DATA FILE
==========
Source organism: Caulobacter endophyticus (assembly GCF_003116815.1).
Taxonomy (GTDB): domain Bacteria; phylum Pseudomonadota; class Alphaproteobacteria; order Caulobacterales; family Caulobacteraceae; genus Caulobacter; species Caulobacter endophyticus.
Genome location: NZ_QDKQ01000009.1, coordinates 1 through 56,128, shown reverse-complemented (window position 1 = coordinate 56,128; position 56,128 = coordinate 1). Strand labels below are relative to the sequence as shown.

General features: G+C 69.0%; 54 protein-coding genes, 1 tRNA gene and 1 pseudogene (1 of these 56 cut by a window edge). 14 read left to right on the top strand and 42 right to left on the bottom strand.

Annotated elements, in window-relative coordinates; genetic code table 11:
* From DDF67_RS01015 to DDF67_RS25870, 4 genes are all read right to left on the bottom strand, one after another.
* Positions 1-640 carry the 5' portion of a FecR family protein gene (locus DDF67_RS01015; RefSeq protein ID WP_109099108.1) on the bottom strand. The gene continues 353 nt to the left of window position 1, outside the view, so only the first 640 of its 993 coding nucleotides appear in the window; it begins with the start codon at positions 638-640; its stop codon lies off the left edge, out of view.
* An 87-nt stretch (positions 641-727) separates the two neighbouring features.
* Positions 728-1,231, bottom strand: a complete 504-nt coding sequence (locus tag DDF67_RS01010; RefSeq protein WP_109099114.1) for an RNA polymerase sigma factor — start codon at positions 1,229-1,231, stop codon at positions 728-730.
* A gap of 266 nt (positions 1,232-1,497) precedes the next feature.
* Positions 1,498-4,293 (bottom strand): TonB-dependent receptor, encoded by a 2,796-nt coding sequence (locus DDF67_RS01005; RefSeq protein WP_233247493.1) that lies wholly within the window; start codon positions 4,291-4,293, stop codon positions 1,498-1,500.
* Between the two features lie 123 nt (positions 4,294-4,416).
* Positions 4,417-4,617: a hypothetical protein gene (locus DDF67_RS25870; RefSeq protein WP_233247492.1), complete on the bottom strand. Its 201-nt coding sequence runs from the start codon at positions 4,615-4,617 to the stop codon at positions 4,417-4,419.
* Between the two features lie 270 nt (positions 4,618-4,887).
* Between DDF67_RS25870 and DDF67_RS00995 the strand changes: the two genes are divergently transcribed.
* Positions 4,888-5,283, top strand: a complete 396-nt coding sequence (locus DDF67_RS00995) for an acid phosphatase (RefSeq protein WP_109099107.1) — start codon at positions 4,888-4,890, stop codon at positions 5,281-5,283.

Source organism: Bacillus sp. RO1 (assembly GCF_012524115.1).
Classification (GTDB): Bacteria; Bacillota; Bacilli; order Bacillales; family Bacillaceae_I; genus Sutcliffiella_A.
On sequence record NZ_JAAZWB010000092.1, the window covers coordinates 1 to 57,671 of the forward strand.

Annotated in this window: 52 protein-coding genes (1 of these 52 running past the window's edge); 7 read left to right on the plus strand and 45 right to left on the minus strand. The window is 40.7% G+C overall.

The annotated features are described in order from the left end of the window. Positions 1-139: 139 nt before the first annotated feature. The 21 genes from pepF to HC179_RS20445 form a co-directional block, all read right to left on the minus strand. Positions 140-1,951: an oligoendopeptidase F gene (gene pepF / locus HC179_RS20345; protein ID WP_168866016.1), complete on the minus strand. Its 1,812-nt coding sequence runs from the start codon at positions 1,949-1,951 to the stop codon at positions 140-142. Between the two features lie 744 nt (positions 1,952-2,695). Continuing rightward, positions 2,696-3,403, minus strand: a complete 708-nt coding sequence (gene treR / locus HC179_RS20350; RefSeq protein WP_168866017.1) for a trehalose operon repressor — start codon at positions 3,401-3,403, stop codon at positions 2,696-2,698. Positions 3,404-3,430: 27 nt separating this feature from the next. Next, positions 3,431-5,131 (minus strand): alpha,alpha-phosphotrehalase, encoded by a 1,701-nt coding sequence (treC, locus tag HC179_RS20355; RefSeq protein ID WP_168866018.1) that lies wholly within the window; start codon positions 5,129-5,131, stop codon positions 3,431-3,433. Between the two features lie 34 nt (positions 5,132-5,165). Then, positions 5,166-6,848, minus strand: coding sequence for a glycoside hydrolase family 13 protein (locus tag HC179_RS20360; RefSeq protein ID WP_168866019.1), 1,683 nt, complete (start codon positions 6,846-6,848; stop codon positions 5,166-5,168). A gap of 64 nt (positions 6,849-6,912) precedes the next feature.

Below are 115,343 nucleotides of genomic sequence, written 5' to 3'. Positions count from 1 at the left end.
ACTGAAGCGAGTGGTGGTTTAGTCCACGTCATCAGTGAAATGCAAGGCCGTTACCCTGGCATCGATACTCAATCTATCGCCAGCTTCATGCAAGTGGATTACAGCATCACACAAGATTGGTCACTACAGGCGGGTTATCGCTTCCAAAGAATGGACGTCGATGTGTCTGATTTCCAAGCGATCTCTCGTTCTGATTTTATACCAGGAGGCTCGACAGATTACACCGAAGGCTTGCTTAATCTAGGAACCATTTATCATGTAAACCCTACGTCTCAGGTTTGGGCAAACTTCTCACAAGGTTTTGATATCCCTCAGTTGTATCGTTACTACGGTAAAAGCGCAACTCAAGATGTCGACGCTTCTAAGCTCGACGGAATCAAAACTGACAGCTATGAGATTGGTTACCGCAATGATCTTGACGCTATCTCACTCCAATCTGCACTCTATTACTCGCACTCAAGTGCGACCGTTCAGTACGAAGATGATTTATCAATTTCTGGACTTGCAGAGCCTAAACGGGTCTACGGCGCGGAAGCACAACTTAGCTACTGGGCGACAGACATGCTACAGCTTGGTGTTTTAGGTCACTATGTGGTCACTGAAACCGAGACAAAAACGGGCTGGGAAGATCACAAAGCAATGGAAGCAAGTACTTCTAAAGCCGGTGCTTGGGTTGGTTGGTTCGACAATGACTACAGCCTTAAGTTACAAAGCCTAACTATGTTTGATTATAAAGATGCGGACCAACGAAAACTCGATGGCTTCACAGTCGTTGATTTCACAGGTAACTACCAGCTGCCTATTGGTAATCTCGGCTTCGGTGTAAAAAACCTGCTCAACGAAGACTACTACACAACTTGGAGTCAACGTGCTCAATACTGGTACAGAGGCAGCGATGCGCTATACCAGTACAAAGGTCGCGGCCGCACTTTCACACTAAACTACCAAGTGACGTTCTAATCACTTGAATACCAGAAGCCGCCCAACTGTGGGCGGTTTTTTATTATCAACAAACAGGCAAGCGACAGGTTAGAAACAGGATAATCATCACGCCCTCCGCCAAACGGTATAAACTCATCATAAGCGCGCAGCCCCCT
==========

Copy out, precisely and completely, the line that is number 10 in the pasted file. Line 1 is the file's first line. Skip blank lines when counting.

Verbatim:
* A gap of 266 nt (positions 1,232-1,497) precedes the next feature.